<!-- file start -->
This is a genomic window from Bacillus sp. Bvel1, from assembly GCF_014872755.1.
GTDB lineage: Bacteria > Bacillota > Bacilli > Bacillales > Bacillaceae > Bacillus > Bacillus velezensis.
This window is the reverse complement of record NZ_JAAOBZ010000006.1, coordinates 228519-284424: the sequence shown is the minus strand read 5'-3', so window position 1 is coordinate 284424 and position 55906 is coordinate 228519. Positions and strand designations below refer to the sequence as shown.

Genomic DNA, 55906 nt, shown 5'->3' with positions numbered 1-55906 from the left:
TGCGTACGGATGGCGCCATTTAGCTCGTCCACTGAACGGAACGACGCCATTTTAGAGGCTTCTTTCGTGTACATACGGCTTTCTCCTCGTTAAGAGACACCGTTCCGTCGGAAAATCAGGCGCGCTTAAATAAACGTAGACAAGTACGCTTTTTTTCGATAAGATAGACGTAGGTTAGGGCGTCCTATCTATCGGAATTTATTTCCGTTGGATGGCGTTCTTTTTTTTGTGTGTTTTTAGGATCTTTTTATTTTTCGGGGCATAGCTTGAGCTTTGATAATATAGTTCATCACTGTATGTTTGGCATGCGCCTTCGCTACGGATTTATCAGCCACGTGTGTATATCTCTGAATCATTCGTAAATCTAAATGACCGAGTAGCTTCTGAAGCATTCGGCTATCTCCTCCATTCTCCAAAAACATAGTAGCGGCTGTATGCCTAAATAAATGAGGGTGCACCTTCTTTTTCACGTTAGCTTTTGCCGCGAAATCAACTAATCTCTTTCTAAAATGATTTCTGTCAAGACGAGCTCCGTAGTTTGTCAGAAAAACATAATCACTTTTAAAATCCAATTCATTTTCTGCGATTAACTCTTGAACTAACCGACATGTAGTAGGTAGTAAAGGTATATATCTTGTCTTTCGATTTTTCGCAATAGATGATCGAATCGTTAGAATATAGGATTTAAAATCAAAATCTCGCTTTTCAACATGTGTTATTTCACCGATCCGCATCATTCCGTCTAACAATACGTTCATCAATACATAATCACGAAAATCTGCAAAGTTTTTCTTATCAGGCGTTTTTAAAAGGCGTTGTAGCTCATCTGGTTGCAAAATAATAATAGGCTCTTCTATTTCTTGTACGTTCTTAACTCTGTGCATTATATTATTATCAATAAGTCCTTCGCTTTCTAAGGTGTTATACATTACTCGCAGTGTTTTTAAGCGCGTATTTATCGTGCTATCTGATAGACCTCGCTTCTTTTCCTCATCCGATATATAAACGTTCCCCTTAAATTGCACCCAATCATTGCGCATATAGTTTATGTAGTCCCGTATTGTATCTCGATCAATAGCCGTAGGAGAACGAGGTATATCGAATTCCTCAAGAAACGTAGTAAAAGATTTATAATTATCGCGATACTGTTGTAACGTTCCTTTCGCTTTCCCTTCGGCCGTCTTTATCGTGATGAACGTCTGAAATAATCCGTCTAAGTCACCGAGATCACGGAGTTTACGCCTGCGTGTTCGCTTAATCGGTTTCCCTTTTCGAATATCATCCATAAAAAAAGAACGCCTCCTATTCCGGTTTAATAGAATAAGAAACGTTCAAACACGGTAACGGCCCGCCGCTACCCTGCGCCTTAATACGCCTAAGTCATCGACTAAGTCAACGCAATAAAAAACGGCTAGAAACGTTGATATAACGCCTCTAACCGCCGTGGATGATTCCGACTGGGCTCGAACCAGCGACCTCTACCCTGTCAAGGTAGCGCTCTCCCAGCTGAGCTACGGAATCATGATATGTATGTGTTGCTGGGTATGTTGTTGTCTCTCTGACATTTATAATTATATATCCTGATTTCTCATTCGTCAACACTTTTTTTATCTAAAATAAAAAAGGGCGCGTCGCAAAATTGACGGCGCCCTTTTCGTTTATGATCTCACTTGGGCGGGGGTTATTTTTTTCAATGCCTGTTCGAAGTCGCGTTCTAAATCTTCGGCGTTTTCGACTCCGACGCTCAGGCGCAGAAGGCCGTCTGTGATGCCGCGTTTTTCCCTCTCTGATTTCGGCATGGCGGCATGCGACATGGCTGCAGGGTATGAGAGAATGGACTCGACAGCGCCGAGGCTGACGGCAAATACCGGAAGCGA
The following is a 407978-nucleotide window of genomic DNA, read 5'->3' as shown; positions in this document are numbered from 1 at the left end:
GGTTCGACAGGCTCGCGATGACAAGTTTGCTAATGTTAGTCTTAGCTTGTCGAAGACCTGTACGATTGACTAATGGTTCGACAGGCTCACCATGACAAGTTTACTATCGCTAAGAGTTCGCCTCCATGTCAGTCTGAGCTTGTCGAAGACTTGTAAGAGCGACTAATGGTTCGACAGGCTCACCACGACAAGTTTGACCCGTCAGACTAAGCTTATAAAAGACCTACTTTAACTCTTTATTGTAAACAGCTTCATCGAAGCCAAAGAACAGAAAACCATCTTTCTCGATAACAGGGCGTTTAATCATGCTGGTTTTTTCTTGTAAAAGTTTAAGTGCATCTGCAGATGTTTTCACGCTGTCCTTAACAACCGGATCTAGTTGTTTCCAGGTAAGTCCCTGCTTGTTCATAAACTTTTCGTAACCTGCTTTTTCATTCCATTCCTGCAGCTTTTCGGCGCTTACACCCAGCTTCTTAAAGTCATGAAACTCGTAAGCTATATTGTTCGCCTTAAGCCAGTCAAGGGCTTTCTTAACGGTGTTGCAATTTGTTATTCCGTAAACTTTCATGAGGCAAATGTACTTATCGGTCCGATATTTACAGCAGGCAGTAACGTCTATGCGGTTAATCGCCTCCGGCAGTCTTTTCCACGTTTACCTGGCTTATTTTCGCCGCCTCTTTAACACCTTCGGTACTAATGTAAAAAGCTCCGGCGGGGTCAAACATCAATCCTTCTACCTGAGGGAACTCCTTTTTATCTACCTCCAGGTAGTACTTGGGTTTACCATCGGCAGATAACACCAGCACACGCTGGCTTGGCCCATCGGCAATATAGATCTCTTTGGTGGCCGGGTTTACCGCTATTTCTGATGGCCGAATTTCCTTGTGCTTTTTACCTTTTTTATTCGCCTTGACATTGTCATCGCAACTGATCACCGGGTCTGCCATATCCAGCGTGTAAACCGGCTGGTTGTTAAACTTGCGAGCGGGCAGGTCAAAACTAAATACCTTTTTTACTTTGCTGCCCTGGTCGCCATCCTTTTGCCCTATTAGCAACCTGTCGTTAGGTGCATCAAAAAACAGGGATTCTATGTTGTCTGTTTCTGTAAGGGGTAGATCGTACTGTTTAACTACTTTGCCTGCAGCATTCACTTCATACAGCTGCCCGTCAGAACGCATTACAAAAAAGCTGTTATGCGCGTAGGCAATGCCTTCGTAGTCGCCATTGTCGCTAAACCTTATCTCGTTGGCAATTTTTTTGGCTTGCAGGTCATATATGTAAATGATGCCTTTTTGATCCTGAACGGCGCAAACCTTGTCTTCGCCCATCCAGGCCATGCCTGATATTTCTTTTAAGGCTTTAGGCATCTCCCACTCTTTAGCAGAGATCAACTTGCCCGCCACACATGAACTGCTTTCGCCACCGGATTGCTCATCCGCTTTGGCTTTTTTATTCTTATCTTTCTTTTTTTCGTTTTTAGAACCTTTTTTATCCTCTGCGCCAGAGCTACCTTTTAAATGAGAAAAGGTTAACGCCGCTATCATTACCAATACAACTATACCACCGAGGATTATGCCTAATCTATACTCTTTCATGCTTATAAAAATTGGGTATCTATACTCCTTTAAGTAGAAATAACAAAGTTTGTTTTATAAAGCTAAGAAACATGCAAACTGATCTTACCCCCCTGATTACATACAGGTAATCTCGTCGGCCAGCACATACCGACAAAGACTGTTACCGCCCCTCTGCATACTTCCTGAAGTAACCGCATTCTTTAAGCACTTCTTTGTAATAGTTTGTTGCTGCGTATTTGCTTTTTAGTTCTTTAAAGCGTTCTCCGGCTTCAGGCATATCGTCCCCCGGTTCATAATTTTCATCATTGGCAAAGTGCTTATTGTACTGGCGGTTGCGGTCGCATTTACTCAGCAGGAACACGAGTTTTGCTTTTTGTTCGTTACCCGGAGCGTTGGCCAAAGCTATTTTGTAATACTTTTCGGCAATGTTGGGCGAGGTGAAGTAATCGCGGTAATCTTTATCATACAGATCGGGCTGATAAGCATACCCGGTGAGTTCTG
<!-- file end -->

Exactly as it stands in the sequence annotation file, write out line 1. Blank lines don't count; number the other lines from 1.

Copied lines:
This is a genomic window from Bacillus sp. Bvel1, from assembly GCF_014872755.1.